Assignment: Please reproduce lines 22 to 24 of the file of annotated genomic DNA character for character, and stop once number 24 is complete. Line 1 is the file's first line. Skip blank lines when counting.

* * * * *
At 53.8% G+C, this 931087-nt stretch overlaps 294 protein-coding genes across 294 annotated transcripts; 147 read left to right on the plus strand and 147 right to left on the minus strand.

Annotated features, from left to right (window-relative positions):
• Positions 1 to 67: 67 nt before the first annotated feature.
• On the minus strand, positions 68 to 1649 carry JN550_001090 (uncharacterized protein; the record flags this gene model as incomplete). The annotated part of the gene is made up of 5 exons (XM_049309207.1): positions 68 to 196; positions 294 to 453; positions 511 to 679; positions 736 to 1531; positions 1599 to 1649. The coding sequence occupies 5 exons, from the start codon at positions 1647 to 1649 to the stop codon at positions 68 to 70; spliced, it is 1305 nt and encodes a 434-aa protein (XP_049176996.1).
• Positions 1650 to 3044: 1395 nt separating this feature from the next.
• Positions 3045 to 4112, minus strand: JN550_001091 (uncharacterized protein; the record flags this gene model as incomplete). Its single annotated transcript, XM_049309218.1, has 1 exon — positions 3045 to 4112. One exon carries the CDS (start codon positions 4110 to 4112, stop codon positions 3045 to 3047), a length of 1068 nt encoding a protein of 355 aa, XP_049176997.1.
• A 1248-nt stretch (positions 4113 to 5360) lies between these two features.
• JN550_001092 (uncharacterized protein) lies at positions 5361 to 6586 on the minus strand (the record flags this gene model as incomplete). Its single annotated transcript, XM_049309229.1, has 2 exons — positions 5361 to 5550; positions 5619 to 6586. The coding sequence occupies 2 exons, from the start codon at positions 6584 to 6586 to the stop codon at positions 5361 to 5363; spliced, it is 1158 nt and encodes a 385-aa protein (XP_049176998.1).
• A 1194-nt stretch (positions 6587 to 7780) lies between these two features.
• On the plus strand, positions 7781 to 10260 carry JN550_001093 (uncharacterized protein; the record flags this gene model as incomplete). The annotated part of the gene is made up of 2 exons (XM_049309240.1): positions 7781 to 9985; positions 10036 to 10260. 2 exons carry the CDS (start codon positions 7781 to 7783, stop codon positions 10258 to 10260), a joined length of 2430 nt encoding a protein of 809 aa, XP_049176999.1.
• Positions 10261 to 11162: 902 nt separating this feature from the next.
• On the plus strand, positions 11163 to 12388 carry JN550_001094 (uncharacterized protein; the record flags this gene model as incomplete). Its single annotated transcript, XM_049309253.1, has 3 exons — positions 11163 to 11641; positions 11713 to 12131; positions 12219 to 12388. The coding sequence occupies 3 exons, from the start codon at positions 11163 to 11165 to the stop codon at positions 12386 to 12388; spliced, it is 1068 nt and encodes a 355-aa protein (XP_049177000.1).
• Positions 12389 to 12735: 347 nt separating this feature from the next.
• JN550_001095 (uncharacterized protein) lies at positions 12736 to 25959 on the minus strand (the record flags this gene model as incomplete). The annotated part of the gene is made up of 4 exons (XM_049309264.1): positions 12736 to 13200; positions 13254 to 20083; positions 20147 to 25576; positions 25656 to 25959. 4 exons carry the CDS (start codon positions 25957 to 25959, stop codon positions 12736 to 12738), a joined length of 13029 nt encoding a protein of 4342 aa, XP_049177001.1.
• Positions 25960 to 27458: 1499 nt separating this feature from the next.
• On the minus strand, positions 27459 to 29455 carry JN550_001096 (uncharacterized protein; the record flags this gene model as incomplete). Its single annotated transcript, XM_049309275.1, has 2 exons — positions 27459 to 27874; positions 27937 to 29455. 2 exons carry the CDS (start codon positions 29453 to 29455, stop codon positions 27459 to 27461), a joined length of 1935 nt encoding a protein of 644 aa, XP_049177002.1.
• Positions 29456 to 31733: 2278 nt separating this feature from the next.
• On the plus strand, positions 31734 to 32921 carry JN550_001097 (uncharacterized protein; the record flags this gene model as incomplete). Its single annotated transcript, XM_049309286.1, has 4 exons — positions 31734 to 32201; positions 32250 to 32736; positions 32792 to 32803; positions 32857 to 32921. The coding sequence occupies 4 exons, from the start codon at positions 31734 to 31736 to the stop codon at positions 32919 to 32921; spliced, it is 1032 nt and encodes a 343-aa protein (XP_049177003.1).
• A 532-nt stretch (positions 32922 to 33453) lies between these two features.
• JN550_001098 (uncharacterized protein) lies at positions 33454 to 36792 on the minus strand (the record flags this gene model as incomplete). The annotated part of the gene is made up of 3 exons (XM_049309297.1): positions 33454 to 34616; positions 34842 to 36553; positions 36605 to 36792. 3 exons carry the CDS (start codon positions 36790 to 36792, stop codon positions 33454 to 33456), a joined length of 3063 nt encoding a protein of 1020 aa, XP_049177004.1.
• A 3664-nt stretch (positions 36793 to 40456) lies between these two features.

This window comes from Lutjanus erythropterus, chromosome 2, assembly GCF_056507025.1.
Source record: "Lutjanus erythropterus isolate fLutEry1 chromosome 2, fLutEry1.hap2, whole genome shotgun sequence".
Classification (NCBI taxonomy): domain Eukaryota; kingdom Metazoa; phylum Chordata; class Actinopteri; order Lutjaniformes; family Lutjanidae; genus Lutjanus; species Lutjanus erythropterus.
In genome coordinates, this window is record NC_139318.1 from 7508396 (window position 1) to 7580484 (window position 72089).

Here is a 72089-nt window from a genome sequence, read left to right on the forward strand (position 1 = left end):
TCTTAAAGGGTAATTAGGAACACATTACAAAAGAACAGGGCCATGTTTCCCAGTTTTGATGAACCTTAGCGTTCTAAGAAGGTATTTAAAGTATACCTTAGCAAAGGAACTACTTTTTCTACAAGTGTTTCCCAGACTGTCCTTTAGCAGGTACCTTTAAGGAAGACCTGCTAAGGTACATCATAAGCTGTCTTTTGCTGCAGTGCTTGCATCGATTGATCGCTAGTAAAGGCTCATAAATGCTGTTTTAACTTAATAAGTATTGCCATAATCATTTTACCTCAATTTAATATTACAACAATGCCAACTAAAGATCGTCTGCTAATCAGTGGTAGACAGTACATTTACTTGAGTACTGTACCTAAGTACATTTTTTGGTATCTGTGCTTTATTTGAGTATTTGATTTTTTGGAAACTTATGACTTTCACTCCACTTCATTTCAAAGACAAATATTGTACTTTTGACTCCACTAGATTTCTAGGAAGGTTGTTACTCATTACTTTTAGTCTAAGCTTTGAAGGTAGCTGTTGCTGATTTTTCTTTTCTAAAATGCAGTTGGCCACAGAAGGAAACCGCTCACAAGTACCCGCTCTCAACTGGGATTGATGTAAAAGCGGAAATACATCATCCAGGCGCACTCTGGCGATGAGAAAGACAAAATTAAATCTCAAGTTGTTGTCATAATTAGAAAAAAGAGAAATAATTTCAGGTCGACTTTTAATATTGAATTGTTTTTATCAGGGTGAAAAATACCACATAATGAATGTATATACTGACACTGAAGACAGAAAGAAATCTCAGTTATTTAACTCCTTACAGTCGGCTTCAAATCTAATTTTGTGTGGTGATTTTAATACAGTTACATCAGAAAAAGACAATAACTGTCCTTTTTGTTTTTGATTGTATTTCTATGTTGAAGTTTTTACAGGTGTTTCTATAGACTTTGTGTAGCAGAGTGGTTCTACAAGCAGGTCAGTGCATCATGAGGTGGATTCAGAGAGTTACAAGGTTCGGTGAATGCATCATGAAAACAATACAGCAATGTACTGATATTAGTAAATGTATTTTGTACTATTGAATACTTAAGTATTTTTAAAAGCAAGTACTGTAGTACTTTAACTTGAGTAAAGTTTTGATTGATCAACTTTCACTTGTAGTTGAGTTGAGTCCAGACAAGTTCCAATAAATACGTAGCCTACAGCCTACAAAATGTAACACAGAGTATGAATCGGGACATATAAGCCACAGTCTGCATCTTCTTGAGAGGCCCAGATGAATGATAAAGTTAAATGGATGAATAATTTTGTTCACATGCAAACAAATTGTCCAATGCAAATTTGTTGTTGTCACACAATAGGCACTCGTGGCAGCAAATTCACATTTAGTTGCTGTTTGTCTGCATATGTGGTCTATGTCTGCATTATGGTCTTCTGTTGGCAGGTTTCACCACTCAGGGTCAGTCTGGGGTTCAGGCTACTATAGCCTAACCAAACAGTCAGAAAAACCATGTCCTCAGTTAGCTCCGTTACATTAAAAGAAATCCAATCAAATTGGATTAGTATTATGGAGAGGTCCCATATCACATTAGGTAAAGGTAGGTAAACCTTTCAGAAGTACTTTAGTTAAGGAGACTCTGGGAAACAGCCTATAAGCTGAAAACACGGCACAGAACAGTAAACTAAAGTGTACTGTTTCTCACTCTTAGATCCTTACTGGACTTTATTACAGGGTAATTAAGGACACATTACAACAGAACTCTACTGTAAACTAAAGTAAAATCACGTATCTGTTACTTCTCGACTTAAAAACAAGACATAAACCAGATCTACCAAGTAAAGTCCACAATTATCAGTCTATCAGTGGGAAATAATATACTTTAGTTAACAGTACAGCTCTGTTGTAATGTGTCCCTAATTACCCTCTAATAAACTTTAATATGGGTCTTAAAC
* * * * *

This window comes from Lutjanus erythropterus, chromosome 2, assembly GCF_056507025.1.
Source record: "Lutjanus erythropterus isolate fLutEry1 chromosome 2, fLutEry1.hap2, whole genome shotgun sequence".
Classification (NCBI taxonomy): domain Eukaryota; kingdom Metazoa; phylum Chordata; class Actinopteri; order Lutjaniformes; family Lutjanidae; genus Lutjanus; species Lutjanus erythropterus.